Scope Issues of Exported Functions in Module

Probably a basic question and answer I am searching for here, but I am trying to get into package development and it has been quite difficult. This time around, I have made much more progress, but just ran into issues with running Test which is baffling me. More than likely comes down to my confusion about scopes and making sure I’ve loaded the proper environments.

I have a module that I want to create, called FinancialAccounting. I do an include("loans.jl"), and inside loans.jl we have a simple function saying hello, and another outputting a number.

In my test file, I have a testset looking for the return of the “hello” function, as well as the number. The what_is_x and hello_package functions appear, so I think I am loading the module properly. The problem I have, is that when I type into the REPL FinancialAccounting.hello_package() it returns the correct phrase, but is T{Nothing}. When I just straight up enter hello_package() into the same REPL, it returns the proper phrase, and is T{String}. This disconnect is causing issues in the test statements and I don’t know how to fix them.

Module File:

module FinancialAccounting

export hello_package, what_is_x



Included File:

function hello_package()
        println("Hello FinancialAccounting!")

function what_is_x()


using FinancialAccounting
using Test

@testset "FinancialAccounting.jl" begin
    @test FinancialAccounting.hello_package() == "Hello FinancialAccounting!"
    @test FinancialAccounting.what_is_x() == 2
    @test FinancialAccounting.hello_package() != "Hello World!"

Hello and welcome to the community :wave:

The problem might be that the hello_package function doesn’t actually return a string, it prints a string. The function println does not return anything.

julia> a = println("hej")

julia> typeof(a)

so you can never test this function this way

@test FinancialAccounting.hello_package() == "Hello FinancialAccounting!"

You might be confused because a function that returns a string to the REPL will also cause the string to be printed, similar to if the string had been printed using println?

What is the T you are writing about? I cannot see it appearing in your code.


It’s printed visibly different, though:

julia> (() -> "hello")()

julia> (() -> println("hello"))()

julia> (() -> begin println("hello"); "world" end)()

Assuming that you’re typeofing the returned value consistently, then this would indicate the two functions are in fact different. Check FinancialAccounting.hello_package === hello_package. If true, then you evaluated a separate function somewhere else that behaves differently.

1 Like

T{String} was just how I thought the notation was for denoting “type = String”, my mistake. I think it’s something slightly different according to the core/base docs.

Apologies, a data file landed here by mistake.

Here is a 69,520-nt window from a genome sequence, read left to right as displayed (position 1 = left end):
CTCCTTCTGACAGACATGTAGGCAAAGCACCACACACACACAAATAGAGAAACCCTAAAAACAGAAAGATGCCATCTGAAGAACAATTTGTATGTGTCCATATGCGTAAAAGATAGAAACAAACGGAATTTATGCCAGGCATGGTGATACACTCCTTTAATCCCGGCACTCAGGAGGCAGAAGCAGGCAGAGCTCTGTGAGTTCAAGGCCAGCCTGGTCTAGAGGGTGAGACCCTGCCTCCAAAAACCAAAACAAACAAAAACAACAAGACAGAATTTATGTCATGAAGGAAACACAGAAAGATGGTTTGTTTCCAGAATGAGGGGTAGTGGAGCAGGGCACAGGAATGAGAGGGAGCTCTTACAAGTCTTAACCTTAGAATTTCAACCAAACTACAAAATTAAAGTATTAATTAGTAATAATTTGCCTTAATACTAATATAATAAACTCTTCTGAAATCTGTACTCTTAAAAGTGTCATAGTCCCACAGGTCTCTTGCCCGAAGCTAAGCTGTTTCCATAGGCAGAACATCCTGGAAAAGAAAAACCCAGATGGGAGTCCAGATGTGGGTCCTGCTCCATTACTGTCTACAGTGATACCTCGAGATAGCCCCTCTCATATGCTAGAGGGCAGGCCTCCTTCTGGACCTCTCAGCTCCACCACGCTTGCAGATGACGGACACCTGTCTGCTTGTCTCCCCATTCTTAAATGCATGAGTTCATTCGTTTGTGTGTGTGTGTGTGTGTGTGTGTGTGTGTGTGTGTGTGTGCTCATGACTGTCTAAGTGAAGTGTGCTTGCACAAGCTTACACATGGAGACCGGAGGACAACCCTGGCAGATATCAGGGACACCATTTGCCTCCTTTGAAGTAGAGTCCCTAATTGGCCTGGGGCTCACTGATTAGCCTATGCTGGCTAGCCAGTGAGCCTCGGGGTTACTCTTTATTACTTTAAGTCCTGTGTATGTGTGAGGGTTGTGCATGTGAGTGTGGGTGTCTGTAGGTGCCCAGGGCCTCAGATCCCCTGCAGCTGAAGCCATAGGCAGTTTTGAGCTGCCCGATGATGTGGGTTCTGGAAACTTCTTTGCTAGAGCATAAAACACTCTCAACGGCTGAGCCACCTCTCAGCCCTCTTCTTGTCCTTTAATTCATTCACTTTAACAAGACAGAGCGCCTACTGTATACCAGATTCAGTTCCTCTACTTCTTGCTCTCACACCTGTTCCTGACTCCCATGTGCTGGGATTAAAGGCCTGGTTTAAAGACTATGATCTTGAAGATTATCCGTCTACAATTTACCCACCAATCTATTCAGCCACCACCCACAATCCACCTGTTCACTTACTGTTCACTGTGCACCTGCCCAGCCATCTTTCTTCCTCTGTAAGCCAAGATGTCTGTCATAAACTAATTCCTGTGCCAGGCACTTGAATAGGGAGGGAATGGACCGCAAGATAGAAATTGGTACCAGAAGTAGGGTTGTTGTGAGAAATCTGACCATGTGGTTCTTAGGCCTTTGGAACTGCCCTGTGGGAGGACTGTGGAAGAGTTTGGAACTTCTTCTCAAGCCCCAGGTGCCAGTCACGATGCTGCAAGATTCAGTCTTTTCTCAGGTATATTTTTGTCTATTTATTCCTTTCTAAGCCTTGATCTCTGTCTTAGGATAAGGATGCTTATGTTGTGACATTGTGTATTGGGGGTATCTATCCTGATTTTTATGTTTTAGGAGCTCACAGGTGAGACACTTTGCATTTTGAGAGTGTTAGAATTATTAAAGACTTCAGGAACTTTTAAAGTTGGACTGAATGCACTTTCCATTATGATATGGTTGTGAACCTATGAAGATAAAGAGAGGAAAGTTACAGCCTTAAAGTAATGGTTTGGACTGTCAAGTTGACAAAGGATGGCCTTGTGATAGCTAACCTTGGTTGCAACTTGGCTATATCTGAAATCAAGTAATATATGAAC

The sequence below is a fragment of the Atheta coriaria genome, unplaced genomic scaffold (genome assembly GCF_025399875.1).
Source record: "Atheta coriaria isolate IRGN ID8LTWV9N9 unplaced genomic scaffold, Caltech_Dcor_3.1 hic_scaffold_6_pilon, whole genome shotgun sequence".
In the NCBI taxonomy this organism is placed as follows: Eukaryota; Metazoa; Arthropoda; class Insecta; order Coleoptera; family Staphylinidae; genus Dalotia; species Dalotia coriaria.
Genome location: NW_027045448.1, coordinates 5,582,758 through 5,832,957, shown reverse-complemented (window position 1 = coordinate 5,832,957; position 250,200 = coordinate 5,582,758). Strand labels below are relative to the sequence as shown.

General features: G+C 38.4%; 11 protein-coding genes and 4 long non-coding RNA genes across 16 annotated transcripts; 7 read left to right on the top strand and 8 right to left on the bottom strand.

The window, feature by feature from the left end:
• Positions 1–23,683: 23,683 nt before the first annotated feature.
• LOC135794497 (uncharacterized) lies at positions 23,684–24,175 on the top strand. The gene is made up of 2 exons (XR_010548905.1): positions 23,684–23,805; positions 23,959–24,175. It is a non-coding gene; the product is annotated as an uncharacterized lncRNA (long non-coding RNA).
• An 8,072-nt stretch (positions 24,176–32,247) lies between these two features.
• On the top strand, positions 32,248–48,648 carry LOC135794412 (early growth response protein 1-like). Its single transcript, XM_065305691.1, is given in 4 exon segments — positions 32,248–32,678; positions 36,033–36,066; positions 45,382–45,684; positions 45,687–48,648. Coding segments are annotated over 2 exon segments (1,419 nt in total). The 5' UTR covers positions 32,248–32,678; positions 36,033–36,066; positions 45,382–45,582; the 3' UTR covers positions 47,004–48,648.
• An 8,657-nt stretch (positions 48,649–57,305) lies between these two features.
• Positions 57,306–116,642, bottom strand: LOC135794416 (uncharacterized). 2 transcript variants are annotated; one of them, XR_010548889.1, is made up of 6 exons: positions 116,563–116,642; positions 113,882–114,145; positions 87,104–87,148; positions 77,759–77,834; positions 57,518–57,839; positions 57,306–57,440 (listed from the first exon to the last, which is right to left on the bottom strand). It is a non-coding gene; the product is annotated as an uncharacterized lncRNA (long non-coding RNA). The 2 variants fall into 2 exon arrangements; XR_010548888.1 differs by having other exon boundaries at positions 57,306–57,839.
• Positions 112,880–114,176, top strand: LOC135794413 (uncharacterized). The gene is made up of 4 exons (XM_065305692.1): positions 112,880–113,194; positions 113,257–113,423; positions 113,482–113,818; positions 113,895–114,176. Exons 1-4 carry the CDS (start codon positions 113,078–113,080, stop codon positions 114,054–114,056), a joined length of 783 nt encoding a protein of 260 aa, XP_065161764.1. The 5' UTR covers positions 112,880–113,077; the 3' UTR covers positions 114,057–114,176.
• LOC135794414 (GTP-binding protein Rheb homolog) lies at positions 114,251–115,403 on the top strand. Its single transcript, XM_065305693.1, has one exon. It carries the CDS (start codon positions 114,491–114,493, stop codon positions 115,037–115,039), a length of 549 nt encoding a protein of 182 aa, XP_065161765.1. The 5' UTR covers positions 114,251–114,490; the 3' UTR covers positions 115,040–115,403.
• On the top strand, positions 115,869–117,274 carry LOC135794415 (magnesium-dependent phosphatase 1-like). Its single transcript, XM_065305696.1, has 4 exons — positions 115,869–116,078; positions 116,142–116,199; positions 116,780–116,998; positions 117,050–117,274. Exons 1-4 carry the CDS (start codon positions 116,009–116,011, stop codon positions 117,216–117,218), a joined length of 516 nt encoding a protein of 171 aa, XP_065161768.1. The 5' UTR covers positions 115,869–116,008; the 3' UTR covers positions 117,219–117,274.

I didn’t know that println returns a ::Nothing object, that’s interesting…

Here’s what I tried running, within the runtests.jl and after starting a fresh terminal/REPL instance. I’m starting to think this may be an issue/change in the Julia version, because I am following the official walkthrough for package creation and this is where I got all the example tests (How to develop a Julia package).

The comparison they use with the println and the true ::String might be incorrect now.

I believe everything in the module is working though. I can access my custom Loan struct, as well as the other functions and attributes from loans.jl, so I think my exporting is correct. I appreciate the help!

julia> names(Main)
5-element Vector{Symbol}:

julia> @__MODULE__

julia> FinancialAccounting.
Loan                  amortization          amortization_periods  eval                  hello_package
include               what_is_x
julia> typeof(FinancialAccounting.hello_package())
Hello FinancialAccounting!

julia> typeof(hello_package())
Hello FinancialAccounting!

julia> hello_package() === FinancialAccounting.hello_package()
Hello FinancialAccounting!
Hello FinancialAccounting!

I doubt it’s a version change, println should return nothing even 4 years ago. That is either a test doomed to fail or a typo (probably the case).

Good that’s all consistent now.

1 Like

@ChrisRackauckas, your turorial needs fixing.

The following tests will fail.

using YourPackageName
using Test

@testset "YourPackageName.jl" begin
    @test YourPackageName.greet_your_package_name() == "Hello YourPackageName!"
    @test YourPackageName.greet_your_package_name() != "Hello world!"

With the stated definition.

function greet_your_package_name()
    println("Hello YourPackageName!")

What tutorial? I’m lost and don’t recall writing an example like this.

Hmm. Maybe this is not actually you:

Yeah I don’t know who wrote that, but anyways you’d put a PR to GitHub - JuliaLang/ Julia Project website to get it fixed.